POSI 2310 Ch 4
POSI 2310 Ch 4 2310
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This 5 page Class Notes was uploaded by Marissa on Tuesday September 15, 2015. The Class Notes belongs to 2310 at Texas State University taught by Joshua Quinn in Summer 2015. Since its upload, it has received 20 views. For similar materials see Principles of American Government in Political Science at Texas State University.
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Date Created: 09/15/15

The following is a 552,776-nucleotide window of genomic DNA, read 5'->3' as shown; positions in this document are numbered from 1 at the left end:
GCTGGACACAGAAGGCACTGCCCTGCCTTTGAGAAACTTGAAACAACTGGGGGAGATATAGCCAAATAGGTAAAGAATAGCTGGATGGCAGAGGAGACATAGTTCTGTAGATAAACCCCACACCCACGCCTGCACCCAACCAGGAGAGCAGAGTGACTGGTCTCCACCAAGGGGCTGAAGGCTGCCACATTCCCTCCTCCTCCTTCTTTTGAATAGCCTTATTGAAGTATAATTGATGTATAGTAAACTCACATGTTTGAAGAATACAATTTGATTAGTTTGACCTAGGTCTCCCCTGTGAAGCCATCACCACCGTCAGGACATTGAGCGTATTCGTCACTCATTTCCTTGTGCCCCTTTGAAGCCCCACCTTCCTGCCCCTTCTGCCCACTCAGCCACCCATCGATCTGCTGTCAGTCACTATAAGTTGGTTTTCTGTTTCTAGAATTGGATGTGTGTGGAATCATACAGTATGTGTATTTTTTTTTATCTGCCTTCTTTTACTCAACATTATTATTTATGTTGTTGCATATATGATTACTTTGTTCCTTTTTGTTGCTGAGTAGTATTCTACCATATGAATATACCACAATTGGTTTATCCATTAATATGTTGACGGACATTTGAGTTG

POSI 2310 Ch 4 Civil Liberties Protecting Individual Rights 0 A focus on governmental action that violates liberties while trying to balance the collective good I The Bill of Rights the Fourteenth Amendment and Selective Incorporation a Bill of Rights didn t apply to states just federal government b Selective incorporation of free expression rights i Fourteenth Amendment due process clause prevents states from abridging individual rights ii Supreme Court engaged in selective incorporation invoking the Fourteenth Amendment to apply the Bill of Rights to the states iii Tennessee was the only Confederate state to ratify the 14th Amendment iv 1968 14th Amendment ratified II Freedom of Expression a The early period the uncertain status of the right of free expression i Sedition Act 1798 1 It is a crime to print harsh criticism against the president or national officials ii Espionage Act 1917 1 It is a crime to say anything that could harm the nation s effort in World War One iii Schenck v United States 1919 1 Clearandpresentdanger test created 2 Schenck was distributing leaflets antidraft told people don t go to war even if they were drafted b The modern period protecting free expression i Early Cold War freedom of speech abridged in interest of national security protected after 1950s 1 Fear of communism ii Imminent lawless action test iii Symbolic speech protected but less completely than verbal speech 1 Fear of terrorism 2 Example burning a flag not protected imminent danger to public safety 3 Riotsother forms of violent expression not included 4 Government can t ban speech simply because it is offensive c Free assembly i Some restrictions allowed based on national security or disruption of daily life ii Government can place time place and manner restrictions 1 Restrictions noise hours disrupting traffic 2 Must apply for a permit iii Rise Against the Machine at the Democratic Convention in 2000 d Press freedom and prior restraint i quotPentagon Paper 1 Secret documents that revealed the government was deceiving people about the status of the Vietnam War casualty numbers forecasting number of troops ii New York Times Co v United States 1971 a Government said the newspaper couldn t publish the documents because they were classified iii Prior restraint disallowed under extreme burden of proof on government e Libel and slander i Libel publishing material that falsely damages a person s reputation ii Slander spoken words that falsely damage a person s reputation iii Libel against public officials requires malicious intent iv Politicians have less protections than ordinary citizens v Freedom of expression doesn t mean there are no consequences can sue go to court I Freedom of Religion a The establishment clause i Government may not favor one religion over another ii Government may not favor religion over no religion b The establishment clause often involves the Lemon test i The policy must have a nonreligious purpose ii The policy s primary effect must be one that neither advances nor inhibits religion iii The policy must not foster quotan excessive entanglement of government wit religion c Religious schools get federal money government and church interact not completely separate Enge v Vitae i Prohibited organized prayer in public school ii Students had choice so it doesn t go against the establishment clause iii Very strict because children are impressionable iv A year later organized Bible reading prohibited in class v Congress and legislature open with prayer claim it is a tradition e The freeexercise clause i Government prohibited from interfering with the practice of religion 1 Free to express religion equal protection under law expanded by 14th Amendment ii Government interference allowed when exercise of religious belief conflicts with otherwise valid law 1 Child welfare medical treatment shall be received even if it goes against the religious beliefs in cases of minors iii Government may not prohibit free exercise of religion IV The Right to Bear Arms a Widely accepted view that the Second Amendment blocked the federal government from abolishing state militias b In District of Columbia v Heller 2008 the Court ruled that quotthe Second Amendment protects an individual right to possess a firearm c In McDonald v Chicago 2010 the Court further extended the 2008 decision to apply to all state and local governments V The Right of Privacy a Griswald v Connecticut 1965 Americans have a quotzone of privacy that cannot lawfully be denied i Law in 60s was illegal to use contraceptives b Abortion i Protected as a right of privacy in Roe v Wade 1973 1 Woman s decision to terminate pregnancy ii Webster v Reproductive Health Services 1989 Planned Parenthood v Casey 1992 and Gonzales v Carhart 2007 have placed some restrictions on abortion c Sexual relations among consenting adults i Bowers v Hardwick ruling 1986 1 Right of privacy doesn t extend to same sex couples ii Antisodomy laws in states struck down by Supreme Court in 2003 1 Lawrence v Texas a State can t demean people by making their private sexual conduct a crime VI Rights of Person Accused of Crimes a Procedural due process procedures that authorities must follow before a person can lawfully be punished for an offense b 1943 McNabb v United States quotthe history of liberty has largely been a history of the observance of procedural guarantees c Selective incorporation of fair trial rights i Initial resistance by the Supreme Court to invoke selective incorporation to protect the rights of the accused in the states 1 Rights of the accused are often forgotten ii Change in the 1960s Court begins to assert and protect rights of accused 1 Protection from unlawful searches d Suspicion phase i No police search unless probable cause that a crime occurred Fourth Amendment ii Not a blanket protection some warrantless searches allowed based on situation 1 Checkpoint for DUI included checkpoint for drugs not included e Arrest phase i Fifth Amendment protection against selfincrimination 1 You can t be a witness against yourself protection against a coerced confession ii Miranda v Arizona 1996 no legal interrogation until suspect has been warned hisher words could be used as evidence 1 Case of kidnapping and rape Miranda hadn t been warned so he confessed confession was later thrown out Led to Miranda warning iii Miranda warning iv As of 2010 you must state that you want your attorney before stating that you will invoke your right to be silent f Trial phase i Legal counsel and impartial jury 1 Fifth Amendment suspect cannot be tried for federal crime unless indicted by grand jury states not required to use grand juries a Grand jury come together to decide if there is enough evidence for a case If not charges are dropped b 12 states use grand juries 2 Sixth Amendment right to legal counsel before and during trial a Someone to help you navigate the system b Johnson v Zerest 1938 if the defendant couldn t afford an attorney then must provide one Only on federal level c Gideon v Wainwright 1963 selectively incorporated right from Johnson to state level 3 Right to speedy trial to confront witnesses and to a impartial jury ii The exclusionary rule 1 No admission of illegally obtained evidence a Makes police less likely to violate people s rights 2 1960s expansion of exclusionary rule a Lots of evidence was thrown out due to technicalities backlash 3 Exceptions a Inevitable discovery if obtained illegally say would ve found eventually b Good faith faulty warrant but had suspicion g Sentencing phase i Phase stands on its own can have a fair trial and bad sentence ii Eighth Amendment prevention of quotcruel and unusual punishment of convicted persons 1 3 parts a Is the punishment disproportionate to the offense i Example cutting off a hand for stealing b Does it violate fundamental standards of good conscience and fairness c Is it unnecessarily cruel iii Supreme Court generally allows states to decide punishments but has limited aspects of death penalty and punishments of minors 1 No death penalty on mentally disable or minors cruel and unusual 2 Life without parole only in cases of homicide h Appeal one chance usually i No constitutional guarantee of appeal but federal and states allow at least one appeal 1 If the state violated your right you go to federal court ii Federal law bars a second federal appeal by a state prison inmate in most instances 1 Limited number of appeals on federal level to one i Crime punishment and police practices i Supreme Court rulings have affected police practices 1 Miranda ii Some poor or arbitrary application of rights 1 Racial profiling a Studies show black Hispanic Muslim most common iii Tough sentencing policies popular but prison overcrowding an issue iv United States has the highest incarceration rates followed by Cuba and Russia VII Rights and the War on Terrorism a Worry about what s happening internationally b WWII detention ofJapanese Americans after Pearl Harbor c Detention of enemy combatants i Hamdi v Rumsfeld 2004 ii Hamdan v Rumsfeld 2006 iii 2004 Guantanamo Bay prisoners receive habeas corpus d Surveillance of suspected terrorists i USA Patriot Act 1 Allowed access to records sneakandpeek warrants without your approval ii Warrantless wiretapping 1 CIA could tap international calls iii Snowden leaks about NSA communications surveillance 1 Can only store data for 180 days iv Renewal of Patriot Act in 2015 VIII The Courts and a Free Society a Americans embrace freedom of expression as an abstract virtue b Americans favor limits of freedom of expression in particular instances i 2 out of 5 thought Miranda rights should be withheld if suspicion of terrorism c Judicial system the primary protector of individuals rights